How about ventilation? A composter should contain plenty of slits and holes throughout the container to provide proper air circulation. Oxygen is required by many of the micro-organisms responsible for breaking down organic matter. Without adequate ventilation, your pile will decompose slowly, resulting in a slimy, stinky mess and perhaps even a call from your next-door neighbor.

What size is it? If you have a large yard with plenty of organic waste, a small bin probably won’t be enough. However, larger bins can be more difficult to maintain. They’re tougher to turn and require more work to keep the pile “cooking” properly. Smaller bins, on the other hand, can be a little fussy. They dry out faster than larger bins and are influenced more by outside temperatures.

How much work do you want to spend on it? If you don’t mind doing occasional heavy lifting with a pitchfork, you can go for one of the more basic types. Otherwise, one of the models with a handle for turning the contents (a “compost tumbler”) may be a better choice.

Here are some of the different styles of bins that are available:

Hoop Bin

Advantages: The most basic of all bins. Easy to fill and inexpensive. Can be purchased as an adjustable container made out of black recycled plastic, or built at home using chicken wire and stakes.

Disadvantages: May attract insects and animals. Can be difficult to turn or aerate. Nutrients are lost from rainfall and leaching.

Slatted Bin

Advantages: A sturdy slatted bin is attractive and permits plenty of air circulation. Removable slats make it easy to add and empty materials. Large capacity.

Disadvantages: Will not deter rodents or animals. Requires heavy turning or aerating for faster break-down of organic materials. Nutrients are lost from leaching.

Rolling Composters

Advantages: Unique spherical design maximizes heat retention for faster decomposition and makes it easy to turn and aerate the pile. Can be rolled to your garden area, loaded up and rolled away. Lid helps deter rodents/animals and keeps the rain out. Large capacity is ideal for an average sized yard or garden (13.5cf).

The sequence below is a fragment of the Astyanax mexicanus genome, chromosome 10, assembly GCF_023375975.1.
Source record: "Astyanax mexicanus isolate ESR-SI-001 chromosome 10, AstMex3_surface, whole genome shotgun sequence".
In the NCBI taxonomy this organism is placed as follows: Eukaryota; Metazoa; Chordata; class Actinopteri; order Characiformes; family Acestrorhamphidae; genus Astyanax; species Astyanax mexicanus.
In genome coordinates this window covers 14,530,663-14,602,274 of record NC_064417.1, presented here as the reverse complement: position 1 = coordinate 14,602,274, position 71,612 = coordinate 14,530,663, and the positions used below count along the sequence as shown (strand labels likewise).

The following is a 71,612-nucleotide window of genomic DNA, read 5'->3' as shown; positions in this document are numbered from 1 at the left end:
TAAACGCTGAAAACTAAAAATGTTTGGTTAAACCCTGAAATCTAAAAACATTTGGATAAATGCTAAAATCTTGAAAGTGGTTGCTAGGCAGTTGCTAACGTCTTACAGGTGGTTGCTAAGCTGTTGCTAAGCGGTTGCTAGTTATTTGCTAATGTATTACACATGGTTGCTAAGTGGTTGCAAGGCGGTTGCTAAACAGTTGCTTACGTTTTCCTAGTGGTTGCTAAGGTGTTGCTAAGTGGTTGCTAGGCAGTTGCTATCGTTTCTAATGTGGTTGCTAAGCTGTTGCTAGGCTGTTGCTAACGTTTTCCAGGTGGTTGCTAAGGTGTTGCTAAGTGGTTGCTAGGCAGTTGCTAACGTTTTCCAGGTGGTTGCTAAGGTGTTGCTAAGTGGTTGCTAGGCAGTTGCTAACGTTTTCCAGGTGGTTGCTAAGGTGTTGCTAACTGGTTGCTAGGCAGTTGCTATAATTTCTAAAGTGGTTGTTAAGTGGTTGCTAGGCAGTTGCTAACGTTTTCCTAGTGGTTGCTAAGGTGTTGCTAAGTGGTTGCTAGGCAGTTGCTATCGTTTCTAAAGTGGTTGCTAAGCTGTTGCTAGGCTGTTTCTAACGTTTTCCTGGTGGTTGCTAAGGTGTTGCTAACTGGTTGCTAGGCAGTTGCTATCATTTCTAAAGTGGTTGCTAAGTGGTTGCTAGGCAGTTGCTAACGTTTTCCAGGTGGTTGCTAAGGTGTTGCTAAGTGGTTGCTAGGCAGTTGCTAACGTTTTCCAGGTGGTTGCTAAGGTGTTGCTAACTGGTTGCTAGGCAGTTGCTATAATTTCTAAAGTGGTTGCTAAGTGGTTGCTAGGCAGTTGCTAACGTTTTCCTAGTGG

Disadvantages: When loaded with materials can become heavy and difficult to roll. Sufficient space is required.

Compost Tumblers

Advantages: Neat appearance and efficient design makes it easy to turn the contents. No need for a pitchfork or aerating tool; just turn the handle. Decomposition occurs very quickly. Sealed container protects compost from animals and weather. Does not require a large amount of space. Very popular.

Disadvantages: Can be costly, depending on the size of the container. Works best when materials are added all at once.

Worm Bins

Advantages: A convenient way to convert kitchen scraps into worm castings, the gold standard in compost. A worm bin requires very little room and can be kept inside or out. Kids love them!

Disadvantages: Worms and table scraps must be separated out when harvesting castings. Requires occasional care. Odors will develop if overloaded with food. Temperature must be somewhat regulated, as worms prefer temperatures between 50 and 80˚ F. May attract fruit flies.

Food Waste Digesters

Advantages: More like a disposal system than a compost bin (no compost is harvested). A food waste digester is used for breaking down kitchen scraps and reducing your family’s trash. Reduces household waste by up to 20%. No turning required.

Disadvantages: Should not be used for garden trash. Resulting waste residue can build up and will need to be removed every year or two.

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3 Responses to “Compost Bin Buyer’s Guide”

  1. James Clark on May 20th, 2014 at 6:59 pm #

    I purchased a compost tumbler many years ago believing the promise of compost in just a few weeks. When It arrived the instructions for quick compost included large amounts of saw dust. I have, over the years perfected a non sawdust method. In the fall I use my leaf vacuum which chops the leaves quite finely. I bag the leaves for use throughout the winter and the following spring and summer. When I have saved some kitchen waste I add water and use my stick blender to puree then add this to the leaves in the tumbler along with a little top soil This has worked very well for some time now, I make numerous batches very quickly throughout the year.

  2. Shawn Davis on March 26th, 2015 at 10:10 am #

    I really like the slated bin idea, seems very cost effective and an easy DIY. Toss a lid on top of it, and now you can also control the amount of moisture added from rainfall. Great article!

  3. Meg on February 22nd, 2020 at 3:02 pm #

    I’m looking for a worm composting system that is not made of plastic. Has anyone seen an effective in-home/outdoor system made of vegetable plastic or something other than plastic?